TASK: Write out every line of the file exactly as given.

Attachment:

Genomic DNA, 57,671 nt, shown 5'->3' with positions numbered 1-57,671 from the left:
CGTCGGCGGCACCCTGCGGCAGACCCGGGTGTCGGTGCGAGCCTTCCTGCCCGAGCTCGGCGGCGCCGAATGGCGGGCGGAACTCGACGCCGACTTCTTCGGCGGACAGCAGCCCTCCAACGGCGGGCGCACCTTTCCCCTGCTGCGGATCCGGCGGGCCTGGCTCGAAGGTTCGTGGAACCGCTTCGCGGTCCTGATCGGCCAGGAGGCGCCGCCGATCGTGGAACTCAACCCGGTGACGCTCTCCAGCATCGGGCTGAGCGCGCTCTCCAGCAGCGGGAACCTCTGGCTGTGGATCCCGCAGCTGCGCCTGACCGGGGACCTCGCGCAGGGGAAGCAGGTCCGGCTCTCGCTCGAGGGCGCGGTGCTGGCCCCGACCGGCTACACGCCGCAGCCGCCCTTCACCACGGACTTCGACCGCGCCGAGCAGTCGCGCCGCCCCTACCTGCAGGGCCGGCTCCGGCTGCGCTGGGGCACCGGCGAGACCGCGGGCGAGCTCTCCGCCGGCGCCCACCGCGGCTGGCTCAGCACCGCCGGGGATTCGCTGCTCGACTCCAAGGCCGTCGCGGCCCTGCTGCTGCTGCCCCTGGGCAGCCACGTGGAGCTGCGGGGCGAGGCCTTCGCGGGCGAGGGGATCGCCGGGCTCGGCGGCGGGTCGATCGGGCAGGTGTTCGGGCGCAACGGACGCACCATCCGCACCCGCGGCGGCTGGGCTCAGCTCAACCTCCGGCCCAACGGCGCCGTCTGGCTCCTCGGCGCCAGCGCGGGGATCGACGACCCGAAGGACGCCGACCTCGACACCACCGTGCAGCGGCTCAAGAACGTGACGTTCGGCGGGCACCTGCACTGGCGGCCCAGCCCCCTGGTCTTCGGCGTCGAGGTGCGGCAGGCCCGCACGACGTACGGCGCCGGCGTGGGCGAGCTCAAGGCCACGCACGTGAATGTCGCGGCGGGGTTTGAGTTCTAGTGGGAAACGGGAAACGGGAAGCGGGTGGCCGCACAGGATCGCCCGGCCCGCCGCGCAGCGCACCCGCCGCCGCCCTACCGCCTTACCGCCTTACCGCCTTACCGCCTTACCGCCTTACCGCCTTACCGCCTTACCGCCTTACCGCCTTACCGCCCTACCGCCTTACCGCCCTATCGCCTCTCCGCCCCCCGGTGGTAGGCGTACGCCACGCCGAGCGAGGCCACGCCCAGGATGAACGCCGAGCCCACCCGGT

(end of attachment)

Genomic DNA, 57,671 nt, shown 5'->3' with positions numbered 1-57,671 from the left:
CGTCGGCGGCACCCTGCGGCAGACCCGGGTGTCGGTGCGAGCCTTCCTGCCCGAGCTCGGCGGCGCCGAATGGCGGGCGGAACTCGACGCCGACTTCTTCGGCGGACAGCAGCCCTCCAACGGCGGGCGCACCTTTCCCCTGCTGCGGATCCGGCGGGCCTGGCTCGAAGGTTCGTGGAACCGCTTCGCGGTCCTGATCGGCCAGGAGGCGCCGCCGATCGTGGAACTCAACCCGGTGACGCTCTCCAGCATCGGGCTGAGCGCGCTCTCCAGCAGCGGGAACCTCTGGCTGTGGATCCCGCAGCTGCGCCTGACCGGGGACCTCGCGCAGGGGAAGCAGGTCCGGCTCTCGCTCGAGGGCGCGGTGCTGGCCCCGACCGGCTACACGCCGCAGCCGCCCTTCACCACGGACTTCGACCGCGCCGAGCAGTCGCGCCGCCCCTACCTGCAGGGCCGGCTCCGGCTGCGCTGGGGCACCGGCGAGACCGCGGGCGAGCTCTCCGCCGGCGCCCACCGCGGCTGGCTCAGCACCGCCGGGGATTCGCTGCTCGACTCCAAGGCCGTCGCGGCCCTGCTGCTGCTGCCCCTGGGCAGCCACGTGGAGCTGCGGGGCGAGGCCTTCGCGGGCGAGGGGATCGCCGGGCTCGGCGGCGGGTCGATCGGGCAGGTGTTCGGGCGCAACGGACGCACCATCCGCACCCGCGGCGGCTGGGCTCAGCTCAACCTCCGGCCCAACGGCGCCGTCTGGCTCCTCGGCGCCAGCGCGGGGATCGACGACCCGAAGGACGCCGACCTCGACACCACCGTGCAGCGGCTCAAGAACGTGACGTTCGGCGGGCACCTGCACTGGCGGCCCAGCCCCCTGGTCTTCGGCGTCGAGGTGCGGCAGGCCCGCACGACGTACGGCGCCGGCGTGGGCGAGCTCAAGGCCACGCACGTGAATGTCGCGGCGGGGTTTGAGTTCTAGTGGGAAACGGGAAACGGGAAGCGGGTGGCCGCACAGGATCGCCCGGCCCGCCGCGCAGCGCACCCGCCGCCGCCCTACCGCCTTACCGCCTTACCGCCTTACCGCCTTACCGCCTTACCGCCTTACCGCCTTACCGCCTTACCGCCTTACCGCCCTACCGCCTTACCGCCCTATCGCCTCTCCGCCCCCCGGTGGTAGGCGTACGCCACGCCGAGCGAGGCCACGCCCAGGATGAACGCCGAGCCCACCCGGT